Apple CEO Tim Cook
Photograph by Getty Images
By Adam Lashinsky
September 11, 2017

This article first appeared in Data Sheet, Fortune’s daily newsletter on the top tech news. Sign up here.

“We’re here to put a dent in the universe,” Steve Jobs once famously said. “Otherwise why else even be here?” If ever a company was self-consciously focused on making an impact on the world—changing the world, in the argot of the annual list FORTUNE has just published—it is Apple.

And yet, for Jobs the dent that he intended for Apple to make in the universe revolved almost totally around creating new products that would change people’s lives. Those products would be gorgeous and useful and fun and surprising, but rarely good in and of themselves. Despite its hippie-dippie veneer and earnest marketing, Apple under Jobs was a ruthlessly efficient money maker that largely left social sloganeering to others.

Tim Cook, Apple’s chief executive who joined the company in the middle of his career and has assumed the zealousness of a convert, is no less commercially minded than Jobs. And when asked to explain how Apple changes the world he answers immediately with two words one can imagine Jobs saying too: “Our products.” (The world is waiting for a few of these tomorrow.)

But Apple under Cook is a company transformed in terms of how it projects onto the world its social awareness and its place in the corporate community. I first profiled Cook in a 2008 magazine cover story entitled “The Genius Behind Steve.” At the end of August I sat down with Cook at Apple’s 1 Infinite Loop headquarters in Cupertino, Calif., to discuss Apple’s view of itself as a force for good.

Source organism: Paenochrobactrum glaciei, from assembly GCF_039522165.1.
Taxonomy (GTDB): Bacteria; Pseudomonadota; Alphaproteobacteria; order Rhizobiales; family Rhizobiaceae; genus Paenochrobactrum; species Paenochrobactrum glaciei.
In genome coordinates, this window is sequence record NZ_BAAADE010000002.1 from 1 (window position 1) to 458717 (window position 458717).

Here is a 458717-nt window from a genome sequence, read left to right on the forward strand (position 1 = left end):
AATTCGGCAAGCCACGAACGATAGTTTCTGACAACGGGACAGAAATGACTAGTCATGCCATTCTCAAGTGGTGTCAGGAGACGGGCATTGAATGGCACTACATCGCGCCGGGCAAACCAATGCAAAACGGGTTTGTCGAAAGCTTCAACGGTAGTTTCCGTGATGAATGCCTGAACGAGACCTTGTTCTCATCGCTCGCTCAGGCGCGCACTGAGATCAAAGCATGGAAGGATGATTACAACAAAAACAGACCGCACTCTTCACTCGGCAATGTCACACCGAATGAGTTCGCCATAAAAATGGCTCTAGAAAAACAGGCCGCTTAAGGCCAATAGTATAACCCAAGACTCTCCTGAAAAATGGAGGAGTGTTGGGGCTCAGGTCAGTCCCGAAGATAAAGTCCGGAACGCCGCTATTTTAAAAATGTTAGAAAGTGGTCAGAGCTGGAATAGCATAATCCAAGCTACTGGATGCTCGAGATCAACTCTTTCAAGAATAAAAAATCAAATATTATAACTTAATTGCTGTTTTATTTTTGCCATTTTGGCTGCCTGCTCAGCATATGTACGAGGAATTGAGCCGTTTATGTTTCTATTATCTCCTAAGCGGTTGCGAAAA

Some of what Cook said is surprising, including why he personally rejected the idea of establishing a corporate foundation and that Apple’s healthcare initiatives—which sprang from apps designed for the Apple Watch—have no discernible model for making money and may never. He also shared that Jobs was so passionate about improving education with Apple’s wares that he spent $10 million to develop one textbook for the iPad as a hoped-for proof of concept.

Cook also paints a picture of Apple’s philanthropic and otherwise commercially beneficent activities as of a piece with the company’s ethos on product development: it tries to do relatively few things so as to better focus on them. Apple’s biggest priorities include renewable energy (it runs its own facilities overwhelmingly on them), education (it is focused on teaching coding from kindergarten through community college), and healthcare (including the $130 million it has raised for HIV/AIDS through its PRODUCT (RED) partnership with the Global Fund).

Ultimately, Cook sees Apple’s greatest societal contribution coming through the 2 million U.S. jobs it believes it creates through its “app economy” and the “many millions” more in the rest of the world. For Apple, everything comes back to its products, about a billion of which are denting the universe at this very moment.

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